Frequently asked questions
Shale gas is methane, similar to other natural gas extracted from wells in the North Sea.
Fracking is hydraulic fracturing. It is a technique involving pumping water, sand and other chemicals into the rock at high pressure in order to fracture the rock to extract gas or oil held in the rock formation. The technique has been used for many years (since the 1940’s) on different types of wells. It is seen as ‘new’ to the UK as the pressure necessary to fracture rock is greater than that used in other wells to stimulate the flow of gas or oil from a reservoir.
Fracking allows drilling access to difficult-to-reach resources of oil and gas. It is also the only known way to extract the gas from this type of rock.
DECC say Shale Gas could be a useful stop-gap substitute for more conventional fossil fuels providing a means of reducing carbon emissions along with providing economic benefit and energy independence. More on Fracking can be found on the Government website.
The British Geological Survey report that the exact amount is not known but it estimated that there could be ‘considerable’ amounts of Shale Gas in the UK.
The Health and Safety Executive’s (HSE) role is to ensure that operators of shale gas activities are adequately managing and controlling risks to the health and safety of people, whether workers, contractors, or members of the public. The operator must work to ensure these risks are as low as is reasonably practicable (ALARP).
The main hazard from shale gas operations is the uncontrolled release of hydrocarbon gas due to a failure of the well structure, which may then reach a source of ignition leading to a fire or explosion.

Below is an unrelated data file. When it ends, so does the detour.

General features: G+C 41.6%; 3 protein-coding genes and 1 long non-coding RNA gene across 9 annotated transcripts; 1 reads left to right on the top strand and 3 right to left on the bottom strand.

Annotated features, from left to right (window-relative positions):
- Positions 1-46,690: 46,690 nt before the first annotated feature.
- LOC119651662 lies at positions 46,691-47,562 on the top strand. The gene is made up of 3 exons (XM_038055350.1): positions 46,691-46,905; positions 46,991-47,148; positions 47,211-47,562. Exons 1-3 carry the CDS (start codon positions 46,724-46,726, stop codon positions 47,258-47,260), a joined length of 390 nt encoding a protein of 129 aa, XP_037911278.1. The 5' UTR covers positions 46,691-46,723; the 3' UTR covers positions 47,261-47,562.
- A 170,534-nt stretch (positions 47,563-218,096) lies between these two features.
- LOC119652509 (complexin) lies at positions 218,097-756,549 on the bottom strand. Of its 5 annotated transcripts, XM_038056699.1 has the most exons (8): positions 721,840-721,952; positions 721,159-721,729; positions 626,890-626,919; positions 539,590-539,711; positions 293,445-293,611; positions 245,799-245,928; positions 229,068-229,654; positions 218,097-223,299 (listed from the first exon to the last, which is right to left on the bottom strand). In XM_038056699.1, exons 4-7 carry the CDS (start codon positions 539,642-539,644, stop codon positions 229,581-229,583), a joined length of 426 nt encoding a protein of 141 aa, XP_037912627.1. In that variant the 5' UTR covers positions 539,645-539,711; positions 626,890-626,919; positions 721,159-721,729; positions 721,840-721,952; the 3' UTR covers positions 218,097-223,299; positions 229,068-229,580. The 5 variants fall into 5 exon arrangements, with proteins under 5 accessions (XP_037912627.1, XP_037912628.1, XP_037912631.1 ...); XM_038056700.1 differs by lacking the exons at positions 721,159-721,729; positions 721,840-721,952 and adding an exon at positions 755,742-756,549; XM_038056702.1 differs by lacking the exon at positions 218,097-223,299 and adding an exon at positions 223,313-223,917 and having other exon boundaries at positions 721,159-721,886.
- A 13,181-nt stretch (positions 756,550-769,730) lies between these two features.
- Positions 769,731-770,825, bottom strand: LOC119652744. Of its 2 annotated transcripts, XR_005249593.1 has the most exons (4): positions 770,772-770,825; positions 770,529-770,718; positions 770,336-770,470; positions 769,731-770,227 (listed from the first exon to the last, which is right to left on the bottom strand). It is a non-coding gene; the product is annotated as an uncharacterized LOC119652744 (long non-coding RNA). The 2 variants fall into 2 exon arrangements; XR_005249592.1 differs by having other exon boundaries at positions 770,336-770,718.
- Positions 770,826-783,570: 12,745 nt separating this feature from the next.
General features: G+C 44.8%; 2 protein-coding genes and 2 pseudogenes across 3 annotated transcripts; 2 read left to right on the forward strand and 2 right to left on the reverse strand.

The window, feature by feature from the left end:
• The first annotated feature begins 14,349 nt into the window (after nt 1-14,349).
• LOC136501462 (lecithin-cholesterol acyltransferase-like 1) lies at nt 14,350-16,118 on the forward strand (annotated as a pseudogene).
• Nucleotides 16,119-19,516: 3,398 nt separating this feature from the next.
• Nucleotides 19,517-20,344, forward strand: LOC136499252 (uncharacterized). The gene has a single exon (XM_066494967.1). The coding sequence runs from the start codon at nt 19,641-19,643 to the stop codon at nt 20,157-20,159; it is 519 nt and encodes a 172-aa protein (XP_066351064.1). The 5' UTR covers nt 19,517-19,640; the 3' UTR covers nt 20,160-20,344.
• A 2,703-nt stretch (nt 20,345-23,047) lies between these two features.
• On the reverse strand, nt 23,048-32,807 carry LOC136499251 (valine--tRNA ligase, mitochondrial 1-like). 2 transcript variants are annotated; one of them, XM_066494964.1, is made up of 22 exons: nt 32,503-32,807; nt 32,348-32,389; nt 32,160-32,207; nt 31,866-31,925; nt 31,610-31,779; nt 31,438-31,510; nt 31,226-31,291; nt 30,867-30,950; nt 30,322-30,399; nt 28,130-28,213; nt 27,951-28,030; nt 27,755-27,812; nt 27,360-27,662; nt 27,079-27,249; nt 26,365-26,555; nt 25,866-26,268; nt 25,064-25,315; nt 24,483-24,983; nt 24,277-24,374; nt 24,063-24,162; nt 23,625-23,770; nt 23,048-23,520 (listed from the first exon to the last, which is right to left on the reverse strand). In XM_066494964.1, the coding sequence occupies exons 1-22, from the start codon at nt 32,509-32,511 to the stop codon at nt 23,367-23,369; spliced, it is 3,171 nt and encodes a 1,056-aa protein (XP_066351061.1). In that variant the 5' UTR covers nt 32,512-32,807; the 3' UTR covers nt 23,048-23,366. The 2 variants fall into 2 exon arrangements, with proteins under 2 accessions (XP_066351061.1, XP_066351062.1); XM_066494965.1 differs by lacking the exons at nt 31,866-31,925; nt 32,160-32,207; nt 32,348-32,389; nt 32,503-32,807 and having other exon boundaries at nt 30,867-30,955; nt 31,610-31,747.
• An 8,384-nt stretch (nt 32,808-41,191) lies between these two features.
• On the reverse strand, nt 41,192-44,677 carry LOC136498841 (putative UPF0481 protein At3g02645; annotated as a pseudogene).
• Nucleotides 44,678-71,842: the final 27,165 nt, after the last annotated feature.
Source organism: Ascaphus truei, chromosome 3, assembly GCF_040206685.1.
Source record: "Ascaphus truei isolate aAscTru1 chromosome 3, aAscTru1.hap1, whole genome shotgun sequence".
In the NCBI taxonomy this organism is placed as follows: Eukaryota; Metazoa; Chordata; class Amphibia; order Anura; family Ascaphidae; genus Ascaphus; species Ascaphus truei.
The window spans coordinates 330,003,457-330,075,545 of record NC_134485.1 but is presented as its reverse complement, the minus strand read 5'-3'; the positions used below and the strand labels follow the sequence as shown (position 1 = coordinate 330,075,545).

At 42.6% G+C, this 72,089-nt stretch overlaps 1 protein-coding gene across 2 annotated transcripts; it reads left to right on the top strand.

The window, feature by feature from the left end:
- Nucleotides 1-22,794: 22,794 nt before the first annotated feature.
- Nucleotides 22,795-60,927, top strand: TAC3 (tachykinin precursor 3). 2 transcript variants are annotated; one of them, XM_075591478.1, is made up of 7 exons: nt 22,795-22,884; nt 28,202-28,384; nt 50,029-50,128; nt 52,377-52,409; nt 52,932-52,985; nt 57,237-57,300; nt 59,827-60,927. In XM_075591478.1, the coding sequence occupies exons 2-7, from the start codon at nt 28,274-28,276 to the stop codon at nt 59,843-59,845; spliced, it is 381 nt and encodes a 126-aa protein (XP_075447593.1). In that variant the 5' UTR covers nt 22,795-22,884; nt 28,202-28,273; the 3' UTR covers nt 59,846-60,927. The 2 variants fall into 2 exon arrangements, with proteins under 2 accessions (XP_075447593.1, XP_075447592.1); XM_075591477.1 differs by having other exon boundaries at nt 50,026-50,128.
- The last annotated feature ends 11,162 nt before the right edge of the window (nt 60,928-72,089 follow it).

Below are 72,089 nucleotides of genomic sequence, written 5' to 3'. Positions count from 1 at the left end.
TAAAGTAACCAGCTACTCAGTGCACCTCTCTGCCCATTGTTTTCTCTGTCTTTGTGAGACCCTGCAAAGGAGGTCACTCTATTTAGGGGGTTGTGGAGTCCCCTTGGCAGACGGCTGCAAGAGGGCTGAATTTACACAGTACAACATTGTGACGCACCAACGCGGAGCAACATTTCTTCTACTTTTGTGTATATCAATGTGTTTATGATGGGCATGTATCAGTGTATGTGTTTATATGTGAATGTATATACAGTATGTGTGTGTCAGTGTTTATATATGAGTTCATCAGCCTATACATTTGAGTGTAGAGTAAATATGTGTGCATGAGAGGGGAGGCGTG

The occupational health and safety risks to workers from shale gas pilot activities are considerably lower than for other mineral extraction industries (e.g. coal mining or offshore oil and gas). People are generally working in conditions with traditional health and safety risks comparable to a construction site, including slips, trips and falls, being hit by something or using equipment.
Yes, HSE’s Energy Division is staffed with a range of experienced specialist well engineers and has sufficient specialist inspector resource available to regulate the current exploration stage of shale gas development.
If a large number of wells are drilled in order to produce shale gas HSE may need to increase resource accordingly. HSE has plans in place to review its resource at the relevant times.
Yes, HSE has over 20 years’ experience of operating its current safety regime for petroleum wells onshore where more than 350 wells have been drilled since 2000.
DECC say countries include, United States of America, the Netherlands, Australia, New Zealand, Poland and Germany.
Have the HSE consulted with these other countries about regulating the industry and the problems it could bring?
Yes, there are a number of regulators groups that HSE are involved with internationally.
HSE has a Memorandum of Understanding with the Environment Agency (EA) to joint regulate shale gas sites to ensure that shale gas operators are managing and controlling health, safety, and environmental risks. There are arrangements for joint inspections with EA during the exploratory phase of shale gas development.
Also, HSE is a member of the cross-Government Shale Gas Strategy Group established by Department of Energy and Climate Change (DECC's) Office of Unconventional Gas and Oil (OUGO). This ensures that the regulatory regime for shale gas operations is robust and coordinated.
Please see DECC’s report entitled ‘Fracking UK Shale: regulation and monitoring.’
HSE is committed to visiting all sites along with the Environment Agency during the current exploratory stage. As wells are deep underground and complex in their construction most of the structure is not accessible to visual inspection. So, alongside inspections at the extraction site, HSE focus on ensuring the operator is managing risks effectively throughout the life-cycle of the well.
Monitoring of well operations during construction is based on weekly reports submitted to HSE by the well operators. This provides HSE with the assurance that the well is being constructed and operated as described by the operator in the notification. If not, HSE can take appropriate action.
This is supplemented by a requirement for an independent well examiner to assess design, construction and maintenance.
Please see DECC’s report entitled ‘Fracking UK shale: understanding earthquake risk.’
This is decided as part of the planning process. In most cases the land will be restored as closely as possible to pre-drilling conditions.
Each proposed onshore well is consulted upon through the planning process.